There is no doubt that there are significant deposits of shale in the UK and the British Geological Survey has estimated large amount of ‘gas in place’, but we are a long way from knowing how much gas can be produced under UK operating conditions. Only a handful of exploratory wells have been drilled so far (and, according to a recent House of Lords report, only one has been hydraulically fractured) and we need to know a lot more about the shale resource potential before we can start to make realistic assertions about the prospects for commercial development. The UK Government has said that it would like to see 30-40 exploratory wells drilled in the next 2-3 years. This is a modest start, but it will begin to answer the questions about the amount of gas in the rock and how well that gas will flow when subjected to HVHF, only then will be able to assess the prospects for the future. If all goes well, and there is public acceptability of shale gas (and oil) development, we are still unlikely to see substantial commercial development until the 2020s. It will take time to develop the necessary supply chain to provide the equipment and construct the infrastructure to connect producing wells to processing facilities and then to the national transmission system. There are wide range estimates about how much shale gas might eventually be produced, but it may not be sufficient to compensate for the falling production of conventional gas in the North Sea. In such a situation, depending on how much gas we consume; we may still have to import the majority of our gas from abroad. Thus, shale gas can make a contribution to UK gas security, but it is unlikely to be of a game changing or revolutionary nature.
We have a good understanding of the factors that enable to development of shale gas in the US and key factors include: extensive geological knowledge, tax incentives to develop the techniques, the availability of drilling rigs and a well-developed oil and gas service industry; regulatory exemptions, private ownership of the subsurface mineral rights, availability of finance and the existence of a well-developed continental gas pipeline system. From what was said above, it is clear that many of these are lacking in the UK, we don’t have the necessary knowledge, we have very limited onshore oil and gas capacity, the subsurface rights generally belong to the Crown (this means that the surface landowner has no incentive to allow drilling on their land) and the regulatory regime is far more complex and getting the necessary approvals far more time consuming (which means it costs more money) than in parts of the US, where some states support fracking whereas other states do not. The UK Government is providing tax incentives and local communities will receive payments from shale gas development, but both are proving controversial. All of these differences are leading many to doubt if the Government and the Industry can generate the necessary head of steam to get beyond the exploration phase, or even complete that phase, in a timely manner and with public support.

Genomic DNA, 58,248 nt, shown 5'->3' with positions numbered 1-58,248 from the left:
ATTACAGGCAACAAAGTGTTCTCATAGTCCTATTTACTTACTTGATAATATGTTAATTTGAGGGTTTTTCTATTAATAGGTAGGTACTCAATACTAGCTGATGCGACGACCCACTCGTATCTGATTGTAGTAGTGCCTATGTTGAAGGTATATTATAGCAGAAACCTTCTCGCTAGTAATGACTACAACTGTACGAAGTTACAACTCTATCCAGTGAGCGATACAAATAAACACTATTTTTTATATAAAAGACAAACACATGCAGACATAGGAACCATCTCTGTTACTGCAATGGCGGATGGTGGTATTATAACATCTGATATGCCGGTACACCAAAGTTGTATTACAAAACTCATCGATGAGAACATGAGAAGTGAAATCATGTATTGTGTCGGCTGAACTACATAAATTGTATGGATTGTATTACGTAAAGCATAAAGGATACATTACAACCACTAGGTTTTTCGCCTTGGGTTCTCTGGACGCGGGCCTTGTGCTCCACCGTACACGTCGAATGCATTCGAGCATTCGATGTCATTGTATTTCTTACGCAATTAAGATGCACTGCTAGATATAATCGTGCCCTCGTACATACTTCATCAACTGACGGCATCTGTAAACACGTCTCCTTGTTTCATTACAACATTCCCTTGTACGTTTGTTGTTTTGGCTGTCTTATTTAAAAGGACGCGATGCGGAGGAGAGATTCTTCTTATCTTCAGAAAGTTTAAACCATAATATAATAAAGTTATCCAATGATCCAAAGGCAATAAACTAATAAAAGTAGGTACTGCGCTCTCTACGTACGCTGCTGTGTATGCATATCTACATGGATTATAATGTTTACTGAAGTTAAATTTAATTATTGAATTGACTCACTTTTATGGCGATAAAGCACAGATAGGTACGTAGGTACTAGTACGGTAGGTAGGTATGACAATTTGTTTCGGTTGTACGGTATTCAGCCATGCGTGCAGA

Energy security is about securing energy resources at prices that are affordable. It is generally assumed that domestic energy production is more secure than reliance on imports (but that assumes adequate investment in capacity) and that it is better to diversify your sources of supply of imports. The UK has a diverse and resilient gas supply system. We still have significant offshore gas production that is supplemented by pipeline imports from Norway (57% of our imports in 2013) and from continental Europe via two interconnector pipelines (23.1% in 2013). These imports are supplemented by LNG imports (19.2 % in 2013) that come to three terminals and are largely from Qatar. However, as domestic production has declined, so our import dependence has increased (it 61% in 2012, but fell to 58% in 2013 as a result of decreased consumption) and we have been increasingly exposed to supply interruptions (largely technical) and price volatility. In this context, the UK Government rightly suggests that shale gas production will contribute to the UK’s energy security, as it will reduce the amount of gas we import and also we will benefit from not having to pay for those imports.
However, the other way that we can improve our energy security in relation to natural gas is to reduce the amount that we consume. In the UK gas is used in three sectors in roughly equal portions: power generation, industry and households (heating and cooking). We can reduce gas demand by finding alternative ways of generating electricity, preferably not more coal, but low carbon sources such as nuclear power and renewable electricity (primarily wind and solar). However, we will still need to retain a certain amount of gas to provide electricity when the wind does not blow. Such changes in the power generation sector will happen as we decarbonise our electricity supply. In the household sector gas is used for space heating and cooking. It is assumed that in the future this will be replaced by electricity that will be generated from low carbon sources, but this will take time to achieve. Meanwhile we can improve the energy efficiency of our homes by replacing old inefficient gas boilers and improving insulation etc. No doubt industry can make similar efficiency savings, but gas also remains an important raw material. Thus, there are all sorts of ways that we can reduce overall gas demand and these bring added benefits to the consumer and help to achieve our carbon reduction targets. We are still going to need a significant amount of gas moving forward over the next decade or so, but we need much more careful analysis and reflection before we can decide if shale gas is part of the solution.
Michael was interviewed in May 2014